The First Abbott Government Federal Budget 2014

The First Abbott Government Federal Budget 2014
May 14, 2014 Kaz Scott

Parker-smallThe future starts now. That is the rallying call from the Abbott Government after the big reveal on a Budget that has reset the foundations of some key government programs and hinted at bigger changes to come.

From a macro point of view, the big bet is crimping consumer spending with a new tax on the rich, patient charges for doctor visits, higher co-payments for medicines, more expensive petrol and making welfare harder to get, won’t drag on an economy that’s already growing below trend.

The Budget papers show the Government expects the economy will grow by just 2.5 per cent in 2014/15, picking up to 3 per cent in the next financial year. Unemployment is expected to rise from the current 5.9 per cent to 6.25 by mid-2015.  Wages growth is expected to trail inflation this financial year, meaning the Budget measures won’t be the only depleting force on hip pockets.

The economy’s get-fit program is set to take time.  Many of the new measures announced – such as a dedicated fund for medical research, ring fenced to prevent any re-purposing – will take time to build up a head of steam and will be funded by savings elsewhere in the health budget. Embedding a user pays mentality across the health system will yield billions of dollars of savings that, the Government hopes, will not only fund what is expected to be the biggest health research fund of its kind, but also keep demand for health services in check.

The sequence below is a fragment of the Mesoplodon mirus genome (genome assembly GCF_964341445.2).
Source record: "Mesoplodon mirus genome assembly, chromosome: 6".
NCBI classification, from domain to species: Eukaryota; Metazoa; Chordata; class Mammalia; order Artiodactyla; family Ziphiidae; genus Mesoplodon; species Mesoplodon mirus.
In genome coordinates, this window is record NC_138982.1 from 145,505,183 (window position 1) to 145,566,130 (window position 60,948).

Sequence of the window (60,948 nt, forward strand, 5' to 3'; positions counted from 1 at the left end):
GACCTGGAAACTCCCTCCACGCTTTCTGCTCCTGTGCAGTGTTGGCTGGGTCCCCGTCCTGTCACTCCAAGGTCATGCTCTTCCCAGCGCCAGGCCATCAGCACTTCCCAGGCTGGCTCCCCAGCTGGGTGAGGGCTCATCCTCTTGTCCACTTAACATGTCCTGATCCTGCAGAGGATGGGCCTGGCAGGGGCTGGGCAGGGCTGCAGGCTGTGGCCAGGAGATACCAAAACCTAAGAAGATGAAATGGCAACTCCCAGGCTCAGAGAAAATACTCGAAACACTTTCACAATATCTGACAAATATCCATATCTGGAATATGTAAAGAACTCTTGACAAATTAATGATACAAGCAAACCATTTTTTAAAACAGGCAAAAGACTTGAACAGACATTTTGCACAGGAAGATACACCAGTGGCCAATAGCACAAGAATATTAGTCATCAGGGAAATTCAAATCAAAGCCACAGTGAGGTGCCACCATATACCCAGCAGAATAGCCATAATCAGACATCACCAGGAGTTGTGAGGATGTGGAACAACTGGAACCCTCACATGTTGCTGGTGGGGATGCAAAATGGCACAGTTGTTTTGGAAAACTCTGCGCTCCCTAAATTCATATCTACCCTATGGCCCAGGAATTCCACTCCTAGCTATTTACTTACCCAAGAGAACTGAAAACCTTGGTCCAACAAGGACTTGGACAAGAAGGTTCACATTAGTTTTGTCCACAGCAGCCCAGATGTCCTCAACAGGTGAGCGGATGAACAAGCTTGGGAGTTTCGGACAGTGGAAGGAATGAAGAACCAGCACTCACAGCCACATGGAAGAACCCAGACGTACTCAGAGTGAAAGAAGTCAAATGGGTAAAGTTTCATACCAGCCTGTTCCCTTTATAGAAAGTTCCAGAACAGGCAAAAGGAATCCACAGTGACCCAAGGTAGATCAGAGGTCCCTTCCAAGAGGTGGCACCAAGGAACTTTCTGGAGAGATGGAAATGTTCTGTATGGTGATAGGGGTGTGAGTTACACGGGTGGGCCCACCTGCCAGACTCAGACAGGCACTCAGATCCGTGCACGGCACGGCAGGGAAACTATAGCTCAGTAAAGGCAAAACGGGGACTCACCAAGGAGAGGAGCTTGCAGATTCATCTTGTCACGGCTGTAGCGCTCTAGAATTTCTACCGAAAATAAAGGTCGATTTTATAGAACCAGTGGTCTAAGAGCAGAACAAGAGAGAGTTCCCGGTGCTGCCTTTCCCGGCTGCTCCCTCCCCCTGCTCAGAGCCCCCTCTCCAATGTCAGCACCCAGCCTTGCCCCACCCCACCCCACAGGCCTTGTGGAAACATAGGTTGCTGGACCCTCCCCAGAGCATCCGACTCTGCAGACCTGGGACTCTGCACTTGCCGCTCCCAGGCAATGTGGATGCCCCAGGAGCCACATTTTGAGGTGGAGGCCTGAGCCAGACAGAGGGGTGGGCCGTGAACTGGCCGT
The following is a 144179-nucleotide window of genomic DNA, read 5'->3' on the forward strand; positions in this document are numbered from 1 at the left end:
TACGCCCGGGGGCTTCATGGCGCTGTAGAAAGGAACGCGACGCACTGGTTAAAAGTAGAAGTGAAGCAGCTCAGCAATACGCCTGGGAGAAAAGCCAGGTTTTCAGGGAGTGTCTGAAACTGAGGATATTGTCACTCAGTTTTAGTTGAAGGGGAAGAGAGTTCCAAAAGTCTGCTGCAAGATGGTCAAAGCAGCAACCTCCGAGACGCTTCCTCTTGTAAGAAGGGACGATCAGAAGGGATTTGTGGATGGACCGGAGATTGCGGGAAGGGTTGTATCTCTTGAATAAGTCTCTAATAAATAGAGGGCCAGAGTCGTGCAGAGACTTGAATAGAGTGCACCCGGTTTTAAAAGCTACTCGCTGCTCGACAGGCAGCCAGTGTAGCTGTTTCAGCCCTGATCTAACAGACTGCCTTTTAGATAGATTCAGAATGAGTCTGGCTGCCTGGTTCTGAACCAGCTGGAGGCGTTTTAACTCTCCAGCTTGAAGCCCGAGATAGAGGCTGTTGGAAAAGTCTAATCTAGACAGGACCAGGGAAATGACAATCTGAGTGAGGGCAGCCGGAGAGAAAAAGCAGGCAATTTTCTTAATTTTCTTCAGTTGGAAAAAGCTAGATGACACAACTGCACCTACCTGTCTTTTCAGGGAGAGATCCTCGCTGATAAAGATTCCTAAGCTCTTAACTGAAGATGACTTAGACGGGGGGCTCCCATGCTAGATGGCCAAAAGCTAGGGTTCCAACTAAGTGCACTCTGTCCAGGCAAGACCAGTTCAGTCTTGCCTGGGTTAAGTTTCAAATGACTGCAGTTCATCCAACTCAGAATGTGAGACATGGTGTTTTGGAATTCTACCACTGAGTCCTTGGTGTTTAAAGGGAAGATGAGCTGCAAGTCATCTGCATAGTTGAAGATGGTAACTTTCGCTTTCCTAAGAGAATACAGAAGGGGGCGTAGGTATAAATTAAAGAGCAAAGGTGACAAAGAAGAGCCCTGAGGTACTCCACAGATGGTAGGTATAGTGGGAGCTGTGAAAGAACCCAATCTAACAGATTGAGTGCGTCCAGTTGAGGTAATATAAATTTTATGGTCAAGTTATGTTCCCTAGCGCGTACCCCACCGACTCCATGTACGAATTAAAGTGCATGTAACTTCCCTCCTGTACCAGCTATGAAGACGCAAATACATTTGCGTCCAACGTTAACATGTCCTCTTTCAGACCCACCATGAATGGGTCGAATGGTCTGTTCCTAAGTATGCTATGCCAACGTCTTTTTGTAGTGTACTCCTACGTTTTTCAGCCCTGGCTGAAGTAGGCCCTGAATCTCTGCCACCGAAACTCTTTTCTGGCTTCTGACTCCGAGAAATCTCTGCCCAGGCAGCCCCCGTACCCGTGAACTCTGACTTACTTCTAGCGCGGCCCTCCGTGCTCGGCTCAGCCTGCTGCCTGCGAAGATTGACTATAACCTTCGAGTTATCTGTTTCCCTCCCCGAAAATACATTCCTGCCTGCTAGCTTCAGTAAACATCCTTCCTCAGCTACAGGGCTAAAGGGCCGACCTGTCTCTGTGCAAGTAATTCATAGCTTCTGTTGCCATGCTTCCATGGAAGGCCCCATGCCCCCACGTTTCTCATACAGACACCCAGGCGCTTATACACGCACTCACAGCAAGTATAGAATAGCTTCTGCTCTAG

Restoring balance to a Budget where spending has increased at a much faster pace than revenue will take at least four years. A surplus isn’t expected until 2019-20 and until then, as promised, Treasurer Joe Hockey has done his best to ensure as many as possible feel some degree of pain.

The expected “Budget repair levy” of 2 per cent on those earning more than $180,000 will kick in from July 1 and remain in place for three years while the salaries for MPs and senior public servants salaries are frozen for a year. The ‘smaller, less interfering government” promised by the Treasurer will need 16,500 fewer public servants over the next three years. Many Government agencies, authorities and bodies will be shrunk, melded or abolished altogether.

As expected, all Australians born after 1965 will have to wait for their 70th birthday to qualify for a pension. To get business used to older workers, the Government will pay companies up to $10,000 to employ someone aged over 50 who has been on unemployment benefits/the disability support pension for more than six months.

Some 800,000 businesses are also expected to benefit from a cut in the corporate tax rate of 1.5 percentage points; good news for 800,000 businesses around the country. But the 3,000 largest companies face a 1.5 per cent levy to fund the Government’s amended parental leave scheme.

The Treasurer is clear in what he expects to achieve: a sustainable welfare system, the biggest medical research endowment fund in the world in six years, a strong defence and security capability, a $125 billion wave of spending of new infrastructure and a sustainable level of overall Government spending. But this new “age of opportunity” will, the Treasurer promised, make demands of all.

“The time to fix the Budget is now. The time to strengthen the economy is now. The time for everybody to contribute is now.”

In past decades Australians have responded to rallying calls made in the midst of national emergencies or great upheavals. But thanks to the longest unbroken stretch of economic expansion in our history, we haven’t been asked to tighten our belts for quite some time.

On Budget night, Joe Hockey sought to change that.